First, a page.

New Braunfels 25th Birthday (Part 2)

By Keva Hoffmann Boardman — Day two of the 25th Jubilee of the founding of New Braunfels turned out to be just as wonderful as the day before. As it neared 10 am on Monday, May 16, 1870, citizens once again assembled at the school on Academy and Mill streets.

Continue reading

New Braunfels 25th Birthday (Part 1)

By Keva Hoffmann Boardman — New Braunfels, founded on March 21, 1845, traditionally celebrated the city’s anniversaries in May, because of agricultural and weather issues. The 25th Anniversary was held Sunday and Monday, May 15-16, 1870. Jubilee committees worked from March through May to plan the event. At 7 p.m.

Continue reading

The German Colonization Project — Plan B

By Tara V. Kohlenberg — New Braunfels. Fast-growing Central Texas city. Most likely the only American city founded by a Prince. Settled by Germans. If you live in or near New Braunfels, you probably know this. Here at the Sophienburg Museum and Archives, we tell the story of New Braunfels every

Continue reading

Keep your eye on the grand old flag

By Myra Lee Adams Goff The words “Keep your eye on the grand old flag” by George M. Cohan comes from Cohan’s song, “It’s a Grand Old Flag,” a stage musical he wrote over 100 years ago. It was 1906 to be exact. The song is second in popularity only

Continue reading

Margarethe Schertz, pioneer woman

By Myra Lee Adams Goff Margarethe Schertz was only 12 years old when she came to Texas with her parents in 1844. If she were alive today, she could tell us a story and a half about Texas, Comal County, and especially New Braunfels. It’s a unique story of an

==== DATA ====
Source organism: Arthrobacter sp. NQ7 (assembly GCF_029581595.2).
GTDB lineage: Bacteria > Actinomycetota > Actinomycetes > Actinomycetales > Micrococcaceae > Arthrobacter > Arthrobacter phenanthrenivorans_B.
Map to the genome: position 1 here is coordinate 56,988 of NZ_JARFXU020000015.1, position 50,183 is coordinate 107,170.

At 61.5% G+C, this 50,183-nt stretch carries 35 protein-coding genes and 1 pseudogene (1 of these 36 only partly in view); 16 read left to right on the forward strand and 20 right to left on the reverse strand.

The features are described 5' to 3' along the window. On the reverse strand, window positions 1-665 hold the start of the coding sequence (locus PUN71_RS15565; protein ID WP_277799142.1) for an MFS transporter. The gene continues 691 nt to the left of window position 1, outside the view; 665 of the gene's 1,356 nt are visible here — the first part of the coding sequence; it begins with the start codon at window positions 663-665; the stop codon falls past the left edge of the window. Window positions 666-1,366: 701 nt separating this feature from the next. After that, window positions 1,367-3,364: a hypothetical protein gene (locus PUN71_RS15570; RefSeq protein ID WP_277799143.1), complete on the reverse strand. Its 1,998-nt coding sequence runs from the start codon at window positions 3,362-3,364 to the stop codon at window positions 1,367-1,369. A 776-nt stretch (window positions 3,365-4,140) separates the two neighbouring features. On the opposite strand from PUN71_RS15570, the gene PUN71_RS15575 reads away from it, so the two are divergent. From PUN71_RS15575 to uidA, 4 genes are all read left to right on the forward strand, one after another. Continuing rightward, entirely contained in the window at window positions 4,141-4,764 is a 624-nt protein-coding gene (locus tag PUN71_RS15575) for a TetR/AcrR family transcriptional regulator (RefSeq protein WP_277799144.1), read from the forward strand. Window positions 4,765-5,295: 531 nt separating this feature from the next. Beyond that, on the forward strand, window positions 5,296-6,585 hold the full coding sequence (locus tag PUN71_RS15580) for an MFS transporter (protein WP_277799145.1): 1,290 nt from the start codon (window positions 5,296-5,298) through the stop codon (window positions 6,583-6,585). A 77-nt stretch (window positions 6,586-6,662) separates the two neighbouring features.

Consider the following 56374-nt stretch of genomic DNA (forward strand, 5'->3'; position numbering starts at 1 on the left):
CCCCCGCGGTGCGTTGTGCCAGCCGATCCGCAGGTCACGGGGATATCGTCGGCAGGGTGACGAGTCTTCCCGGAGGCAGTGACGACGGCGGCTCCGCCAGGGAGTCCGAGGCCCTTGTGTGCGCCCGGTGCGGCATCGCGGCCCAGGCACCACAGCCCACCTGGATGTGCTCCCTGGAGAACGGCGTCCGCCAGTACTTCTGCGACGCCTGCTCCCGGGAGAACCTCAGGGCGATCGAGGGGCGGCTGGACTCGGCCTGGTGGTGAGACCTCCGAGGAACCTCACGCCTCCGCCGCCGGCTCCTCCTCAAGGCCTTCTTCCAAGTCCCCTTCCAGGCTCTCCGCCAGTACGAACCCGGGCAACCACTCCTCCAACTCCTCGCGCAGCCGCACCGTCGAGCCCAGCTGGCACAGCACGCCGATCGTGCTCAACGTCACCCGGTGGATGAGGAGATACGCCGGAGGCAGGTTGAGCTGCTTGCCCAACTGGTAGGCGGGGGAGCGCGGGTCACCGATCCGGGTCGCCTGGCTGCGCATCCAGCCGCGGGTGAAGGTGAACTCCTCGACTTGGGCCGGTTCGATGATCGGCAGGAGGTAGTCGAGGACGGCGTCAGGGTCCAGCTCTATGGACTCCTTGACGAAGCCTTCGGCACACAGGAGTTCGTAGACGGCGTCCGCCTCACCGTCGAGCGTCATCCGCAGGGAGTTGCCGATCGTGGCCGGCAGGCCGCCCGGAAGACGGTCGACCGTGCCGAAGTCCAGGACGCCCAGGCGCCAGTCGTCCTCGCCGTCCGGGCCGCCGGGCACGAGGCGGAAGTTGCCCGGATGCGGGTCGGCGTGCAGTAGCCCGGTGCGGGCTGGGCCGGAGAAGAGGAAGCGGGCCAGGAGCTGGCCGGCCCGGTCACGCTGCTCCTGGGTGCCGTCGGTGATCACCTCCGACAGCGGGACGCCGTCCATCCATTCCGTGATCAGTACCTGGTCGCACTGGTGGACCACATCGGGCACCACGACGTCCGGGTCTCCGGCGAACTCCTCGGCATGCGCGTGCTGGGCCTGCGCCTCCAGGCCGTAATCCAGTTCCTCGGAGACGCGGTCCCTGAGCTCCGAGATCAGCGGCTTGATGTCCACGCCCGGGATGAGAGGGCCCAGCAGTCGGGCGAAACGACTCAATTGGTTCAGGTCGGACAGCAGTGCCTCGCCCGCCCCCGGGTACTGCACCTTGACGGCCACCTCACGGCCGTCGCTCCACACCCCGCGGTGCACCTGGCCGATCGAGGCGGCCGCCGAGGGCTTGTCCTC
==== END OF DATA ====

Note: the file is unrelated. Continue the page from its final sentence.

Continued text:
Continue reading

Summer camps on the Comal

By Myra Lee Adams Goff Growing up in New Braunfels, I was well acquainted with the name Giesecke. I knew the names of all the watering holes from early age on – Landa Park pool, Camp Ulbricht, City Park (later Cypress Bend Park), Camp Warnecke, and Camp Giesecke. Camp Giesecke

Continue reading

The year 1898 was a news-filled year for the Neu Braunfelser Zeitung

By Myra Lee Adams Goff In 1998, the late Dr. Robert Govier, native New Braunfelser and volunteer at the Sophienburg, translated the 1898 Neu Braunfelser Zeitung, one hundred years later. The weekly newspaper is on microfilm at the Archives and had to be translated from German script to English. Govier

Continue reading

Oscar Haas’ research used by many for over 75 years

By Myra Lee Adams Goff There is one historian’s name in New Braunfels that is mentioned over and over. After writing this column for the last nine years, and writing a few books, I can’t begin to tell you how many times his name is mentioned as a writer or

Continue reading

James Ferguson, early pioneer from Scotland

By Myra Lee Adams Goff If you believe that all of the earliest settlers of New Braunfels were of German descent, then you will be surprised to learn how many European natives were represented. One of those Ausländers (a person not originally from New Braunfels with a German heritage) was

Continue reading

Henne Hardware survives 148 years downtown

By Myra Lee Adams Goff I walked into Henne Hardware and the bell rang above the door alerting the clerk that someone had entered. I was immediately greeted by two cats named Clifford and Eugene, so named by owner of the store, Paul Martinka. These cats, or at least their

Continue reading